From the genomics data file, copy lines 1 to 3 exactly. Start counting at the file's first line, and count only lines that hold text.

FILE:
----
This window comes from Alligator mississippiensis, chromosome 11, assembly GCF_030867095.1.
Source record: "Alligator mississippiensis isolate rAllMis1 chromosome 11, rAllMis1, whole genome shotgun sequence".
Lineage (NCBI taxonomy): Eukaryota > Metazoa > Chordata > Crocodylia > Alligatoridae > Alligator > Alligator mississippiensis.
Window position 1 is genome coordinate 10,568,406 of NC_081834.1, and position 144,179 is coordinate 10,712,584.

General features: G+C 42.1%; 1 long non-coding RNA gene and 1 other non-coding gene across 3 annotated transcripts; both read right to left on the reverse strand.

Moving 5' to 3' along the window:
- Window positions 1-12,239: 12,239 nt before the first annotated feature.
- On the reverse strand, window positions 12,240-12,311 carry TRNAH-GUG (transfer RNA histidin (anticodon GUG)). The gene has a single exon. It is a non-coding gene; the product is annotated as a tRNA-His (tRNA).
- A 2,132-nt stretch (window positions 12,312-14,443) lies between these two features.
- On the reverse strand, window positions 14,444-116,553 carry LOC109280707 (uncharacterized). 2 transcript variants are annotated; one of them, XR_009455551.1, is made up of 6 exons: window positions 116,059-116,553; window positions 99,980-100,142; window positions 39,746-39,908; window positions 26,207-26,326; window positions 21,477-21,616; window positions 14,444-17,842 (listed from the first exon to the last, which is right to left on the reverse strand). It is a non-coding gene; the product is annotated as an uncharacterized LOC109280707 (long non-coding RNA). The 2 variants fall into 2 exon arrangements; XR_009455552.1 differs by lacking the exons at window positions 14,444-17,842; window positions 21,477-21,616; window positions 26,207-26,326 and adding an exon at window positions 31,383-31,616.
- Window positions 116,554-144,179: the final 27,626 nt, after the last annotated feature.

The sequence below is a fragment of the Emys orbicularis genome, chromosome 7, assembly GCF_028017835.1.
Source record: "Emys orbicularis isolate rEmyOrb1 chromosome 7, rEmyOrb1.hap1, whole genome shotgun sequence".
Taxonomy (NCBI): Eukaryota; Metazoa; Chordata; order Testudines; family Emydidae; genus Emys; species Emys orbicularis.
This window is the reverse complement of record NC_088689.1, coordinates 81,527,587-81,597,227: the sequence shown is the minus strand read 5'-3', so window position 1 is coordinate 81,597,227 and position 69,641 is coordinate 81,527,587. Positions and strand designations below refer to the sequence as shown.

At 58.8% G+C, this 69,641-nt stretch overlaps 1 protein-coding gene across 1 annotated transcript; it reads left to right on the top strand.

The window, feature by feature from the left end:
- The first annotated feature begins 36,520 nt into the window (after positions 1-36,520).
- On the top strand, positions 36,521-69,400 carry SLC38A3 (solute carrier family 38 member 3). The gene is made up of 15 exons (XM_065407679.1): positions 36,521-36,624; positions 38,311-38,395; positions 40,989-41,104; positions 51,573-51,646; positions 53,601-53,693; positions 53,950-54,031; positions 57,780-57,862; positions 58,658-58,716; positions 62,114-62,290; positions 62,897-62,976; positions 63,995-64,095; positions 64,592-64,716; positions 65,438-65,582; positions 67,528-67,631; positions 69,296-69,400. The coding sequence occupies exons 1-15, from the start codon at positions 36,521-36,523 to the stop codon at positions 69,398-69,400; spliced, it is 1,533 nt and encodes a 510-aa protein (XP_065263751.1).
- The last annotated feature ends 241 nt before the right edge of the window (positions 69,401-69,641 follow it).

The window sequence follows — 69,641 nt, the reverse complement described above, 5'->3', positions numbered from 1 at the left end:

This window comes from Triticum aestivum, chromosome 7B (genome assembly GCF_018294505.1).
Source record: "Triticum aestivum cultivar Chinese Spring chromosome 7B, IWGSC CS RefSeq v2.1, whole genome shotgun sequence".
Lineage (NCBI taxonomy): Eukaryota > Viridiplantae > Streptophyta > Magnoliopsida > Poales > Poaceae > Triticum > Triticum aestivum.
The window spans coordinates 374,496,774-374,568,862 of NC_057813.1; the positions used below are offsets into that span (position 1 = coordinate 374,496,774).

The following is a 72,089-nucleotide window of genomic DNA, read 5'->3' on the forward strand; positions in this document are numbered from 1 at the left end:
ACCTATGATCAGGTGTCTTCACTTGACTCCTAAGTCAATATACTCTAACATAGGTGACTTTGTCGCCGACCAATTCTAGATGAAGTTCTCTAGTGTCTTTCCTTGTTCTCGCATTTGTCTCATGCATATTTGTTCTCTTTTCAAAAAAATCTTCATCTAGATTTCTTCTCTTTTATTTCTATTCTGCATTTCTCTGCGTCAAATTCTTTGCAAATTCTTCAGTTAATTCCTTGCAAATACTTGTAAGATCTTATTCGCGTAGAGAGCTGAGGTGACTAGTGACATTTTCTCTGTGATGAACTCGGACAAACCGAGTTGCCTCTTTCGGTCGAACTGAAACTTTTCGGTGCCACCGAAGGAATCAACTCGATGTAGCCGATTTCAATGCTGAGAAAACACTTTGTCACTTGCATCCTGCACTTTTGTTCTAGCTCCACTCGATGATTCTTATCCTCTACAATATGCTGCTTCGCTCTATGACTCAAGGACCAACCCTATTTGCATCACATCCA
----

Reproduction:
This window comes from Alligator mississippiensis, chromosome 11, assembly GCF_030867095.1.
Source record: "Alligator mississippiensis isolate rAllMis1 chromosome 11, rAllMis1, whole genome shotgun sequence".
Lineage (NCBI taxonomy): Eukaryota > Metazoa > Chordata > Crocodylia > Alligatoridae > Alligator > Alligator mississippiensis.